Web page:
Posted March 30, 2007 by Chris N , Los Angeles, CAThis is a book that really makes you think. The authors use standard analysis techniques of economics to consider some really interesting questions with surprising results. Know why crime started dropping in the 90's? If you haven't read this book I'll bet you'll never guess the very interesting and persuasive conclusion reached here. By bringing together seemingly unrelated factors the authors get you to start thinking about the world in a new way. The writing style is very casual and easy to read without losing its credibility. One of the most interesting books I've read in a long time.
October 17, 2006
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Excerpt from Freakonomics Rev Ed by Steven D. Levittk
Imagine for a moment that you are the manager of a day-care center. You have a clearly stated policy that children are supposed to be picked up by 4 p.m. But very often parents are late. The result: at day's end, you have some anxious children and at least one teacher who must wait around for the parents to arrive. What to do
A pair of economists who heard of this dilemma ' it turned out to be a rather common one ' offered a solution: fine the tardy parents. Why, after all, should the day-care center take care of these kids for free
The economists decided to test their solution by conducting a study of ten day-care centers in Haifa, Israel. The study lasted twenty weeks, but the fine was not introduced immediately. For the first four weeks, the economists simply kept track of the number of parents who came late; there were, on average, eight late pickups per week per day-care center. In the fifth week, the fine was enacted. It was announced that any parent arriving more than ten minutes late would pay $3 per child for each incident. The fee would be added to the parents' monthly bill, which was roughly $380.
After the fine was enacted, the number of late pickups promptly went ' up. Before long there were twenty late pickups per week, more than double the original average. The incentive had plainly backfired.
Economics is, at root, the study of incentives: how people get what they want, or need, especially when other people want or need the same thing. Economists love incentives. They love to dream them up and enact them, study them and tinker with them. The typical economist believes the world has not yet invented a problem that he cannot fix if given a free hand to design the proper incentive scheme. His solution may not always be pretty ' it may involve coercion or exorbitant penalties or the violation of civil liberties ' but the original problem, rest assured, will be fixed. An incentive is a bullet, a lever, a key: an often tiny object with astonishing power to change a situation.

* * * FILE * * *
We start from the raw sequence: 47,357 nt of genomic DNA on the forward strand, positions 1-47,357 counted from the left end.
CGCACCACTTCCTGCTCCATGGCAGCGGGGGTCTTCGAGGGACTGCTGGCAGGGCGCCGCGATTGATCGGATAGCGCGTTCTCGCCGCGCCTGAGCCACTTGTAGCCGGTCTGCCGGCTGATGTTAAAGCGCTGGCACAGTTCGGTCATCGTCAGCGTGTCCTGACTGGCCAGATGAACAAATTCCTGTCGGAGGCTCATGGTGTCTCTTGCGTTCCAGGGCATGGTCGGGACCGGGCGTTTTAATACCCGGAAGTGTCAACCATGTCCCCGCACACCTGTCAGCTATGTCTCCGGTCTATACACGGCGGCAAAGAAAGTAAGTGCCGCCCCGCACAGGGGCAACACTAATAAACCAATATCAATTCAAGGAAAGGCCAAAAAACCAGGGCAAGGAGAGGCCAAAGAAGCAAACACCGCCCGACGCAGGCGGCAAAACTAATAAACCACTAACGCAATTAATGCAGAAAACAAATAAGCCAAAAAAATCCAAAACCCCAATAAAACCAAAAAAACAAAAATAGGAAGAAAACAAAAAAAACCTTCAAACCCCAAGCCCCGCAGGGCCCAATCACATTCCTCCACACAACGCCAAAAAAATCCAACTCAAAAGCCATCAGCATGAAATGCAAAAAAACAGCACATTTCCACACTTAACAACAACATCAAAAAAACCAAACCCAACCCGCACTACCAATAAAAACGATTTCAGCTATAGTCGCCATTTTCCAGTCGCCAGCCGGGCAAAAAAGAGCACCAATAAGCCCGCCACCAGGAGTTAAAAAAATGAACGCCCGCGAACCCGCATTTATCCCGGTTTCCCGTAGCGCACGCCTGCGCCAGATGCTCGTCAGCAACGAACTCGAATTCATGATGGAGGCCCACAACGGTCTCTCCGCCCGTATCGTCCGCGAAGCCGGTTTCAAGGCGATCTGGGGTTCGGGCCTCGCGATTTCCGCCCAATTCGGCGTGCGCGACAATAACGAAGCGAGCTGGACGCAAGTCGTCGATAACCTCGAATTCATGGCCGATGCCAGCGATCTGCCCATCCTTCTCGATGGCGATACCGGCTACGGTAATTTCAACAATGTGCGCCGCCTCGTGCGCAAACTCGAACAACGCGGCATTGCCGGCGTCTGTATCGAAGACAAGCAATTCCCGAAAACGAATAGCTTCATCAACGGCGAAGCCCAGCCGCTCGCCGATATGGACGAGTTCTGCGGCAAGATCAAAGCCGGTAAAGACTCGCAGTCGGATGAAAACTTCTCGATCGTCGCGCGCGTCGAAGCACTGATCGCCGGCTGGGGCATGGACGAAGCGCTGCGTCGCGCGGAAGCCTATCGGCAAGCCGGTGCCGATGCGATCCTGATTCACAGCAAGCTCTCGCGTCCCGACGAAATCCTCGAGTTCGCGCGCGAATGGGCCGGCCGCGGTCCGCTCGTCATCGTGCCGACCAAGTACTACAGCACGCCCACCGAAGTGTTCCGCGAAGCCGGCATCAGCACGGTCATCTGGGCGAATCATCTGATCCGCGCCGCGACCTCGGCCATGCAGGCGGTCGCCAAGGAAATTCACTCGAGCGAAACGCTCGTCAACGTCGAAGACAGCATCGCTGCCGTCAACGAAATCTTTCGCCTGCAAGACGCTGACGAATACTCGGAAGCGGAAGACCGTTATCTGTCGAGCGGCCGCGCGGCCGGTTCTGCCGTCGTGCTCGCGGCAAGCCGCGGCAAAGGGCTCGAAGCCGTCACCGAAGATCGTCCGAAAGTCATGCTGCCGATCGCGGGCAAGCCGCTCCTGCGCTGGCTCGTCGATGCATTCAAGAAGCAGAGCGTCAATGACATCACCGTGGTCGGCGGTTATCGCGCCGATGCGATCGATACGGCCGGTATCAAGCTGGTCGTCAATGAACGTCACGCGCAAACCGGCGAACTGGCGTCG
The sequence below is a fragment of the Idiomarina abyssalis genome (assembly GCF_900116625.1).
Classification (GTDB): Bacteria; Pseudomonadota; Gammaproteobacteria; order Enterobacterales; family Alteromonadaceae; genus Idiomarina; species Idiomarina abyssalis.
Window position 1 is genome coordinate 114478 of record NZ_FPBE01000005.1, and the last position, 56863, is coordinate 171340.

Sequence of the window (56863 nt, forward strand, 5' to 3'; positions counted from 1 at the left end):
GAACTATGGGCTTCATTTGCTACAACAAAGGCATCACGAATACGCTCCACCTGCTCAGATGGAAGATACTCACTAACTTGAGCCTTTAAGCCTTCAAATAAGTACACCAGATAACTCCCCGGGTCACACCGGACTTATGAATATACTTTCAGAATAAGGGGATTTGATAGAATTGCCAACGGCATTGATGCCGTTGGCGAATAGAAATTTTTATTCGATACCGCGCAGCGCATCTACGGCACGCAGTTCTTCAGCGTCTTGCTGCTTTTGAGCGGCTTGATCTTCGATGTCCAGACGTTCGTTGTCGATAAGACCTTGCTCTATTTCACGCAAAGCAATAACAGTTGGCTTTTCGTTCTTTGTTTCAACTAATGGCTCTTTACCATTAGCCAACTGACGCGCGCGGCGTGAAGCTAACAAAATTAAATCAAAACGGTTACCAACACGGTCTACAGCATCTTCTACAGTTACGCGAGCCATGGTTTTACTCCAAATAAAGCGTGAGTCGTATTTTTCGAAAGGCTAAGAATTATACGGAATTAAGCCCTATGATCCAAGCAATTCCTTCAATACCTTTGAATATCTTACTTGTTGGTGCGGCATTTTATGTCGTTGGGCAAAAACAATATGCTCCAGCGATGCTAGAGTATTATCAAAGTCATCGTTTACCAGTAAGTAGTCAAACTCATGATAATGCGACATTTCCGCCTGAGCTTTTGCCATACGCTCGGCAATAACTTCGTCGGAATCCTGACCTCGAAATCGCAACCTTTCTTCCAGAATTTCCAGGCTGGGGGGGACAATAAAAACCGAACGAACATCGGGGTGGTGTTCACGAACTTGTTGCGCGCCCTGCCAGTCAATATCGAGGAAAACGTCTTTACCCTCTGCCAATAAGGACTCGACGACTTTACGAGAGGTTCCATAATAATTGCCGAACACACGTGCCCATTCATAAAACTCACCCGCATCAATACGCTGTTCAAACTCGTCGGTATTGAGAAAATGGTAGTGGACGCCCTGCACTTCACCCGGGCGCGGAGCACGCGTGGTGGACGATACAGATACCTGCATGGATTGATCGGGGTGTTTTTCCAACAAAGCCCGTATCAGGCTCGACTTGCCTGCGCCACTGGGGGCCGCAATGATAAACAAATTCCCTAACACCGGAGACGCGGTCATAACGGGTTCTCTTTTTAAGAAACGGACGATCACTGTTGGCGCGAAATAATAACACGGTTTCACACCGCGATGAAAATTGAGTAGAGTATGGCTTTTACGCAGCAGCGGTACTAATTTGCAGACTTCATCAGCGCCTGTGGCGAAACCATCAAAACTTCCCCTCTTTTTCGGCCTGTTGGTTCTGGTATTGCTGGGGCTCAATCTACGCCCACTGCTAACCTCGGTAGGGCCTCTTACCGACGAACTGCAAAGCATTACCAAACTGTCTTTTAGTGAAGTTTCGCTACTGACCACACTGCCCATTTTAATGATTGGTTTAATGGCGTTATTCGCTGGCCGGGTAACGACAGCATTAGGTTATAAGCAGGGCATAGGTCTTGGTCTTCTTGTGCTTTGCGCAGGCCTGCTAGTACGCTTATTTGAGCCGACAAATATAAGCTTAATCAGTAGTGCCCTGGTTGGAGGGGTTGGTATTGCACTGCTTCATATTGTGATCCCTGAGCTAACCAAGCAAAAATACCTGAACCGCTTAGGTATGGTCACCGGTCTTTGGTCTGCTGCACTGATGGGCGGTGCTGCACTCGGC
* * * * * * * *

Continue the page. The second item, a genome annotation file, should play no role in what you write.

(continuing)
We all learn to respond to incentives, negative and positive, from the outset of life. If you toddle over to the hot stove and touch it, you burn a finger. But if you bring home straight A's from school, you get a new bike. If you are spotted picking your nose in class, you get ridiculed. But if you make the basketball team, you move up the social ladder. If you break curfew, you get grounded. But if you ace your SATs, you get to go to a good college. If you flunk out of law school, you have to go to work at your father's insurance company. But if you perform so well that a rival company comes calling, you become a vice president and no longer have to work for your father. If you become so excited about your new vice president job that you drive home at eighty mph, you get pulled over by the police and fined $100. But if you hit your sales projections and collect a year-end bonus, you not only aren't worried about the $100 ticket but can also afford to buy that Viking range you've always wanted ' and on which your toddler can now burn her own finger.
An incentive is simply a means of urging people to do more of a good thing and less of a bad thing. But most incentives don't come about organically. Someone ' an economist or a politician or a parent ' has to invent them. Your three-year-old eats all her vegetables for a week She wins a trip to the toy store. A big steelmaker belches too much smoke into the air The company is fined for each cubic foot of pollutants over the legal limit. Too many Americans aren't paying their share of income tax It was the economist Milton Friedman who helped come up with a solution to this one: automatic tax withholding from employees' paychecks.